Be honest about how much you can take on, and be brave about telling people what is going to have to slide to make space for something new. A lot of people will respect you for it
2. Take Care Of Yourself
If you want your body and your brain to support you and do its best work for you when you need it, you need to look after it for the rest of the time.
Again, this is something that is well accepted when it comes to the physical body. There are few people who would dispute the value to your overall wellbeing, and your performance at work and everything else, of eating well and exercising regularly.
Even sleep has moved into the popular psyche as something incredibly important to our health, and more and more people are prioritizing getting a good night’s sleep.
But there is more that you can do to look after your brain. Here are 2 proven ways for you to take good care of yourself.
First and foremost, meditate. Mediation is not just about helping you feel calm and relaxed, it physically changes your brain for the better. It has an anti-depressant effect, it improves memory and the ability to learn, it improves concentration, and can even fight aging. Meditation is a great and relatively quick way to give your brain some care and attention, just 20 minutes a day can make an enormous difference.
Get tips on starting a meditation practice with Improve Concentration in Meditation with Habitify.
2.2. Find a Hobby
Second, take up a hobby. In practice, this can mean a lot of different things depending on what you enjoy. But on a deeper level, it means taking your brain out of its stress zone and letting it do something else that it enjoys to rejuvenate it.
But as well as being something that you enjoy, it should be something that you do regularly, so your brain is comfortable with the activity, and does not feel stressed by constant newness. But it should be something that enables you to push yourself and grow, but does not have the same kind of external pressures that you might find in other aspects of your life.
While your work might be your weightlifting, your hobby should be your yoga.
It is also a well-known fact, that when you spend too much time on one thing, you get tunnel vision and you stop being able to see the possibilities. A hobby exercises your brain, but in a completely different realm, which may result in some surprising inspiration elsewhere in your life.
Find out the power of hobbies here: How Hobbies Can Drastically Improve Your Productivity.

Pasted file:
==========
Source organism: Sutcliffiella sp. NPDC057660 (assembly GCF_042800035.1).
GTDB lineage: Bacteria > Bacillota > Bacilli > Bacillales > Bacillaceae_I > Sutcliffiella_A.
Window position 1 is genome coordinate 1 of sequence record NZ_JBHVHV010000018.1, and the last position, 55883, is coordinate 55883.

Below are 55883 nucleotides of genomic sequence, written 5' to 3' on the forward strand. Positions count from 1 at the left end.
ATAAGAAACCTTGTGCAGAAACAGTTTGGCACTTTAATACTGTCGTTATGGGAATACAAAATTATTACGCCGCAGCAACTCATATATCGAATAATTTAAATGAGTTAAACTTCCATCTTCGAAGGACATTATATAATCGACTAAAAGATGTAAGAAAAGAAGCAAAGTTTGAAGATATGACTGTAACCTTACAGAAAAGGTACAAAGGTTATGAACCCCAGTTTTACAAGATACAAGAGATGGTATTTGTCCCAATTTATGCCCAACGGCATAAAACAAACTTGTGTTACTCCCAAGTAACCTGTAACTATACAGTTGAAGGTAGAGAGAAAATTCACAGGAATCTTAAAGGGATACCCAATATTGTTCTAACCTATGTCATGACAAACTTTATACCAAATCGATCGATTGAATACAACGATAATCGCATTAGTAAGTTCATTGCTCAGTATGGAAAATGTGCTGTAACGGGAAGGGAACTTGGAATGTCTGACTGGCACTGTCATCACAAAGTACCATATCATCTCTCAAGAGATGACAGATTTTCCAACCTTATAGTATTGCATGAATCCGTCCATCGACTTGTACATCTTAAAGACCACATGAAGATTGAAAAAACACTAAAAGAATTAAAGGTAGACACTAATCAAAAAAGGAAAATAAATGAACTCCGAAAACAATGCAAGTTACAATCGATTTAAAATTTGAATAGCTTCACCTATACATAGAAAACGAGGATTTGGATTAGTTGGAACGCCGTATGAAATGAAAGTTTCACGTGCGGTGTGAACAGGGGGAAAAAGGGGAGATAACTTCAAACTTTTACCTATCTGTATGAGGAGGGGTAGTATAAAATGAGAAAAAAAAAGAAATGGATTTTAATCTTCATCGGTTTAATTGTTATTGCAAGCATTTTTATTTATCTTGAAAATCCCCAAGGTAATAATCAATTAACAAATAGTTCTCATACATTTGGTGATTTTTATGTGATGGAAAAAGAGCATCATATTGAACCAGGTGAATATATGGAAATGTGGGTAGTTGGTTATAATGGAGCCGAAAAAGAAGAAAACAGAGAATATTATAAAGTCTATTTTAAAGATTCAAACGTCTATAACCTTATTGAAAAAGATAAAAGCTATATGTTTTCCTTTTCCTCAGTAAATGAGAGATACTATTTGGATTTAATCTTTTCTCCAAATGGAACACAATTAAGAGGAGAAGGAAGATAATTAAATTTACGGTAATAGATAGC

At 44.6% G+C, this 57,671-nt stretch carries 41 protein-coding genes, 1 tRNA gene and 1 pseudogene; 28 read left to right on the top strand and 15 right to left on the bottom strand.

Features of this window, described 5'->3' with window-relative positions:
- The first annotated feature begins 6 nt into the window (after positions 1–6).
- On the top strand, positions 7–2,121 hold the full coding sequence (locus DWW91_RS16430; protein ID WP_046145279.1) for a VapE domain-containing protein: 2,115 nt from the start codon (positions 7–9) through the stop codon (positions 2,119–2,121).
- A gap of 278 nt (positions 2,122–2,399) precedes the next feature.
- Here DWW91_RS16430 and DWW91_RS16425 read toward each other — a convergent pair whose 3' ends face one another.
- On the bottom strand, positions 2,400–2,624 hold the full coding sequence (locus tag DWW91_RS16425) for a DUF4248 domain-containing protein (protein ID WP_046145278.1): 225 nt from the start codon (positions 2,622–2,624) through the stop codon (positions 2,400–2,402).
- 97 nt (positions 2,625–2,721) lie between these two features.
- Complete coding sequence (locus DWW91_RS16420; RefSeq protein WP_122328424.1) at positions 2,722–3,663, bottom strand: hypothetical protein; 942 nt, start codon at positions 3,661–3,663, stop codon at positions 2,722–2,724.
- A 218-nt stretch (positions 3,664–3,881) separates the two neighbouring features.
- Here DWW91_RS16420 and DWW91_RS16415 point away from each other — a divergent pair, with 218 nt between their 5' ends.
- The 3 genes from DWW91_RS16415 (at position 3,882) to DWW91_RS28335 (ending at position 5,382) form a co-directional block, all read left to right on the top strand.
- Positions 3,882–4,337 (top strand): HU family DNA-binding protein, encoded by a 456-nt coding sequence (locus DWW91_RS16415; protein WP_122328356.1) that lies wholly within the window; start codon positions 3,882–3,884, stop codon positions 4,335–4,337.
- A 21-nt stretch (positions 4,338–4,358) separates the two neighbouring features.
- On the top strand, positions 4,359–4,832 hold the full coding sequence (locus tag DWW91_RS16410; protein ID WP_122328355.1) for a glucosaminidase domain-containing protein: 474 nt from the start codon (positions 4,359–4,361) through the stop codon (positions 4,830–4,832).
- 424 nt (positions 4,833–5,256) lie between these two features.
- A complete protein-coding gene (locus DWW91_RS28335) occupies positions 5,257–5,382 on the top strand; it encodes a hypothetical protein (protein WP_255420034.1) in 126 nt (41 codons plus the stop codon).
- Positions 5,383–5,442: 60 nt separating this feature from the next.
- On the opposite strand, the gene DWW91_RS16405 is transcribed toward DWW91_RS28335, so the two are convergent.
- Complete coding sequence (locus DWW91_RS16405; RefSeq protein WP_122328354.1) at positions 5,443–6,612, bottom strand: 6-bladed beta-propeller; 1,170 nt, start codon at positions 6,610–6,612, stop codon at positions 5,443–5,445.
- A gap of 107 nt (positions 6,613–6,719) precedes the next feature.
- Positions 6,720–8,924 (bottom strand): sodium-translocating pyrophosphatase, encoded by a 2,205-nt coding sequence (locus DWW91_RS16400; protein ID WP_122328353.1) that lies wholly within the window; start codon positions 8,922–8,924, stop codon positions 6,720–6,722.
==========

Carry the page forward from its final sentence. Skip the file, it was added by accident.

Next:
3. Schedule Rest
Just like your muscles at the gym, you can’t expect your work head, your mum head, or whichever head you are using, to function at peak performance all the time. It needs breaks to recharge in order to give that peak performance.
This means regular breaks on a daily basis, and intermittent longer breaks.
On the day-to-day front, this means taking time for yourself. If work is your main stressor, this is relatively straightforward. You can commit to not working (or checking emails) after a certain hour and not working on weekends, or whatever arrangement works best for your type of job.
This is much more difficult is the stressor is something that does not have an acceptable “off button”, such as parenting. But here too, it is necessary to find time outside of that responsibility to recuperate. That can mean getting in a babysitter once or twice a week to give you time off, or having a “quiet time” when the kids stay in their rooms so that you can spend time on your own. Granted, this is more easily said than done, but it is essential to carve out that time.
Find out how to manage your time better here: Three Scheduling Tips For Achieving Work-Life Balance.
This regularly rest is complemented by more extended periods of rest that allow for deeper recuperation. It is the difference between having two rest days from the gym every week, and taking a few weeks off at the end of the professional basketball season for a more thorough recuperation.
But longer breaks are something that, for some reason, Americans are not on board with. You may have heard the statistic that around half of Americans do not take all their vacation days, and the average American only gets 10 working days of holiday each year. That is in stark contrast to Australia, Canada, and the United Kingdom, where 20-30 days is the norm.
Vacation time is not wasted time, it is essential recharge time. And the majority of people perform better when they return.
We often seem to believe that we are superhuman, or that we should be, and that there is no limit to the amount that we can take on and how hard we can work. But while this might see us accelerating forward for a short period of time, in the long run, this can be a recipe for poor performance and burnout.
If we want to make the most of ourselves, and be able to give our best performance when needed, just as professional athletes need to prepare their muscles and give them time to rest and recuperate, we need to prepare ourselves, and give ourselves the recuperation that we need so that we can feel and perform our best. Start working on your wellbeing today.
Written by Jessica Suess for Habitify